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I have done one with $\displaystyle\int_0^{\infty}\frac{x-\sin x}{x^3}\text{d}x$...But I have no ideas with these :< $$\begin{align*} & \int_{0}^{\infty }{\frac{\sin x}{\cosh x+\cos x}\cdot \frac{{{x}^{n}}}{n!}\text{d}x} \\ & \int_{0}^{\infty }{\frac{x-\sin x}{\left( {{\pi }^{2}}+{{x}^{2}} \right){{x}^{3}}}\text{d}x} \\ \end{align*}$$

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Are you looking for the convergent or divergent of above series? –  B. S. Jan 27 '13 at 13:35
@Babak Sorouh : Both of them should hav a closed form –  gauss115 Jan 27 '13 at 13:39
$\frac{\sin(x)}{\cosh(x)+\cos(x)} = i (\frac{1}{e^{(1+i)x}+1} - \frac{1}{e^{(1-i)x}+1} )$ –  achille hui Jan 28 '13 at 12:21
@achillehui : Thx for the comment :) –  gauss115 Jan 28 '13 at 14:13
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2 Answers

up vote 5 down vote accepted

I can address the second integral:

$$\int_{0}^{\infty }{dx \: \frac{x-\sin x}{\left( {{\pi }^{2}}+{{x}^{2}} \right){{x}^{3}}}}$$

Hint: We can use Parseval's Theorem

$$\int_{-\infty}^{\infty} dx \: f(x) \bar{g}(x) = \frac{1}{2 \pi} \int_{-\infty}^{\infty} dk \: \hat{f}(k) \bar{\hat{g}}(k) $$

where $f$ and $\hat{f}$ are Fourier transform pairs, and same for $g$ and $\bar{g}$. The FT of $1/(x^2+\pi^2)$ is easy, so we need the FT of the rest of the integrand, which turns out to be possible.


$$\hat{f}(k) = \int_{-\infty}^{\infty} dx \: f(x) e^{i k x} $$

It is straightforward to show using the Residue Theorem that, when $f(x) = (x^2+a^2)^{-1}$, then

$$\hat{f}(k) = \frac{\pi}{a} e^{-a |k|} $$

Thus we need to compute, when $g(x) = (x-\sin{x})/x^3$,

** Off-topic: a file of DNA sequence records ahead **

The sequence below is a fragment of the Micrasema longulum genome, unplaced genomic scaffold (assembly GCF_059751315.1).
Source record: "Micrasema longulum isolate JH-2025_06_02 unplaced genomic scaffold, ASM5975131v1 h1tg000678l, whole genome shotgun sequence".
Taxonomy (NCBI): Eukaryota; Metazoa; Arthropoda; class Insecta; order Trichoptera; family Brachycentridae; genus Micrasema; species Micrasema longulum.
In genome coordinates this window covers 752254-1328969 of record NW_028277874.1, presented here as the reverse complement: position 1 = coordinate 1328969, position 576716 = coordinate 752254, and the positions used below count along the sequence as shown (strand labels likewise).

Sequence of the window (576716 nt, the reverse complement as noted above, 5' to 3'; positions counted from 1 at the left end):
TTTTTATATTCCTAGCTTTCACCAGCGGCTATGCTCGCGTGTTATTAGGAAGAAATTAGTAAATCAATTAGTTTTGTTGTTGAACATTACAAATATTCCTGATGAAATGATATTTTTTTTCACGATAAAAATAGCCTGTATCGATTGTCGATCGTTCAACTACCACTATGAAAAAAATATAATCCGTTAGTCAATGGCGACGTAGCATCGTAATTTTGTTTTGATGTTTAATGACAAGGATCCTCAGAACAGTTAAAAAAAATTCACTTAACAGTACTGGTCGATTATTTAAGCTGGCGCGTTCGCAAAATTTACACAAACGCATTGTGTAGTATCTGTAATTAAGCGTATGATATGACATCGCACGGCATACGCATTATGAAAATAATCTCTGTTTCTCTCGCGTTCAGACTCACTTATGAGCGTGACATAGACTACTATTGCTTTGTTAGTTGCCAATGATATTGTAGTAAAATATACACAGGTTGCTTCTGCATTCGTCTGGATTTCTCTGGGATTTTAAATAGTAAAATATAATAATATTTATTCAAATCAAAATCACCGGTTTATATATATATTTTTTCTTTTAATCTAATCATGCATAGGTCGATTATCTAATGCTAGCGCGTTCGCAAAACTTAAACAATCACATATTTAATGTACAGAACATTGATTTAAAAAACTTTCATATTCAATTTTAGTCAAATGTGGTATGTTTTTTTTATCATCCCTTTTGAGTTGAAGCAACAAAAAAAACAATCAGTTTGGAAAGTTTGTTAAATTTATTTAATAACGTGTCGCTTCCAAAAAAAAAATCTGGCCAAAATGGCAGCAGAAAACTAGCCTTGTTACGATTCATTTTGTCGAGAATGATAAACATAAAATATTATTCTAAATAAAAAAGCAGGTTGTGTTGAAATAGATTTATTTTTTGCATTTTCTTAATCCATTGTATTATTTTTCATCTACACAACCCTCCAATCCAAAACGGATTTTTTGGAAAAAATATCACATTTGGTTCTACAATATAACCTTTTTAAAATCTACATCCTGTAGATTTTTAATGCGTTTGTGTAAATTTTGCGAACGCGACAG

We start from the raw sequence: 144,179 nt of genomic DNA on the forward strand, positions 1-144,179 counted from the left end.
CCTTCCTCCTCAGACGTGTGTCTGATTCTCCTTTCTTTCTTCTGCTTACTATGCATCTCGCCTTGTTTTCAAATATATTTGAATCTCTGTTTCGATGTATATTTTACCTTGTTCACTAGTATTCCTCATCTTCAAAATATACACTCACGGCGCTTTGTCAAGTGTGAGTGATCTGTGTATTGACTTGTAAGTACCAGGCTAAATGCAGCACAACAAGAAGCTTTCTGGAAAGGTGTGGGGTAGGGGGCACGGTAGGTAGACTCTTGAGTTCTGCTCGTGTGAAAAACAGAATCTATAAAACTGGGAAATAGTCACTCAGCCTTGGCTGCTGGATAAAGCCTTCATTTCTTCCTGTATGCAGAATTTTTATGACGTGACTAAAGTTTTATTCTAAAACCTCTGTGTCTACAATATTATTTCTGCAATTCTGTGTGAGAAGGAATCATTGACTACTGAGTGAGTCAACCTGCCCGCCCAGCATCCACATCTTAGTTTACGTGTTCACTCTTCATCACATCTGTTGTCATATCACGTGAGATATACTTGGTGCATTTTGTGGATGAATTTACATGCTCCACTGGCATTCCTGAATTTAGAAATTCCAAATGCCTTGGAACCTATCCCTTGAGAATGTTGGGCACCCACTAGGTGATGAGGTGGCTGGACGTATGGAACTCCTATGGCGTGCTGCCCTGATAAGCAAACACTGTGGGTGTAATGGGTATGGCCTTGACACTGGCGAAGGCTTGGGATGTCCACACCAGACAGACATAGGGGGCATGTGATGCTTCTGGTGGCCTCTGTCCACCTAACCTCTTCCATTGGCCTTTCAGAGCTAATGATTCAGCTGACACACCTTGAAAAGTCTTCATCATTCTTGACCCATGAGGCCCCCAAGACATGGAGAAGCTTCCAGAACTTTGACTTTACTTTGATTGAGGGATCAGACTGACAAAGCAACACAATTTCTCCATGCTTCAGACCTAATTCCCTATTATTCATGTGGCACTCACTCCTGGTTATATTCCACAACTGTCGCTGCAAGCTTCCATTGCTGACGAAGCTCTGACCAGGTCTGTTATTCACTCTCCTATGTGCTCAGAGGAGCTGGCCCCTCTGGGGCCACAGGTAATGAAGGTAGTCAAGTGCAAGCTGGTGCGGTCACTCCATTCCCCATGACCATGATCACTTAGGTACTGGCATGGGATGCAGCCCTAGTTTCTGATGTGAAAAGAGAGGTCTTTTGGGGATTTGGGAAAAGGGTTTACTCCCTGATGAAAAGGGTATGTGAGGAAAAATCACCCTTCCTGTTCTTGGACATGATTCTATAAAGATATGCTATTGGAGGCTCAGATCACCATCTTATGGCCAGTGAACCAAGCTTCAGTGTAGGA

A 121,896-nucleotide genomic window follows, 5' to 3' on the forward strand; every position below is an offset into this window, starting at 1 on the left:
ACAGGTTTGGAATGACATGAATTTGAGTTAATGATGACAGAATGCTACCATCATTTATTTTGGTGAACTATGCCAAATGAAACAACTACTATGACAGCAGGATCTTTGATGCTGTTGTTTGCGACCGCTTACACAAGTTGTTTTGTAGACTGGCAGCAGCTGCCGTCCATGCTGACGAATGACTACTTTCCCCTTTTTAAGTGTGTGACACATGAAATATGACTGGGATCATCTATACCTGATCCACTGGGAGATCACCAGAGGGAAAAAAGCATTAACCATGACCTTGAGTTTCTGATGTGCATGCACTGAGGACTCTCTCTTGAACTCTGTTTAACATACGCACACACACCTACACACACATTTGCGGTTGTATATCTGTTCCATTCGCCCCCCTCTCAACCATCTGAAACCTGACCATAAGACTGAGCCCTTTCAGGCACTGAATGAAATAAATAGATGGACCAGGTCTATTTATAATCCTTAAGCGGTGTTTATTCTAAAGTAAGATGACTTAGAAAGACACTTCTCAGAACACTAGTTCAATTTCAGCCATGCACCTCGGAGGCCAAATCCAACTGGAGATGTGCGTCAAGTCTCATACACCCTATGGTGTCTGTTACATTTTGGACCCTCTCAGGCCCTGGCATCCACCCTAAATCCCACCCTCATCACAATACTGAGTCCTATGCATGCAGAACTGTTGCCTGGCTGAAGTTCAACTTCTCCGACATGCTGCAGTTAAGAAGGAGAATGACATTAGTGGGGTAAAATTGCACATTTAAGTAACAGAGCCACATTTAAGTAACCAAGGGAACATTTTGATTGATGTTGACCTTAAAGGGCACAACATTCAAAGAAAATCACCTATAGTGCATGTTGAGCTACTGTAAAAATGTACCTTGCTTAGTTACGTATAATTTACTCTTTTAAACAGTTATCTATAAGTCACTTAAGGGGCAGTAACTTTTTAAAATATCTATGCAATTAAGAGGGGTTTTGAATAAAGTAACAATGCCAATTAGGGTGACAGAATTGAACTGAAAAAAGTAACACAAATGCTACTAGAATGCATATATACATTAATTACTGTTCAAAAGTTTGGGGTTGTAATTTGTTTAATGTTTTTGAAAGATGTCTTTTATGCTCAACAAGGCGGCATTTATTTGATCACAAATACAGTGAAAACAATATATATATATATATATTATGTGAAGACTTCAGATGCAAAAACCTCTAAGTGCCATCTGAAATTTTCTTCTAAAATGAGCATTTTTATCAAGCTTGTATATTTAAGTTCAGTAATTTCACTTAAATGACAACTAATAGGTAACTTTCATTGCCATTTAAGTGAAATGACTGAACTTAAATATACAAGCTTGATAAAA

$$\begin{align} \hat{g}(k) &= \int_{-\infty}^{\infty} dx \: \frac{x-\sin{x}}{x^3} e^{i k x} \\ &= \frac{\pi}{2}(k^2-2 |k|+1) \mathrm{rect}(k/2) \\ \end{align}$$


$$\mathrm{rect}(k) = \begin{cases} 1 & |k|<\frac{1}{2} \\ 0 & |k|>\frac{1}{2} \end{cases} $$

Then we can write, using the Parseval theorem,

$$\begin{align} \int_{0}^{\infty }{dx \: \frac{x-\sin x}{\left( {{\pi }^{2}}+{{x}^{2}} \right){{x}^{3}}}} &= \frac{1}{8} \int_{-1}^1 dk \: (k^2-2 |k|+1) e^{-\pi |k|} \\ &= \frac{\left(2-2 \pi +\pi ^2\right)}{4 \pi ^3}-\frac{ e^{-\pi }}{2 \pi ^3} \\ \end{align}$$


Deriving $\hat{g}(k)$ from scratch is challenging; nevertheless, it is straightforward (albeit, a bit messy) to prove that the expression is correct by performing the inverse transform on $\hat{g}(k)$ to obtain $g(x)$. I did this out and proved it to myself; I can provide the details to those that want to see them.

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THX! Very nice solution! The result matches :) –  gauss115 Jan 28 '13 at 11:09
You're welcome; I like it. Plus, we get an interesting FT. –  Ron Gordon Jan 28 '13 at 11:50
@gauss115: this result is even more interesting than I thought. If you notice, the quadratic in $\pi$ in the numerator of the first term represents the first 3 terms of the Taylor series for $2 e^{-\pi}$. This sort of cancellation mirrors the cancellation of the integrand, no? –  Ron Gordon Jan 28 '13 at 16:26
Thx to mention that! I dont see it at first glance –  gauss115 Jan 29 '13 at 10:21
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Maple says $$ \int_{0}^{\infty} \frac{x - \operatorname{sin} (x)}{\bigl(\pi^{2} + x^{2}\bigr) x^{3}} d x = \frac{2 \operatorname{sinh} (\pi) - 2 \pi - 2 \operatorname{cosh} (\pi) + \pi^{2} + 2}{4 \pi^{3}} \approx 0.04434578936 $$ but it didn't do the first one automatically

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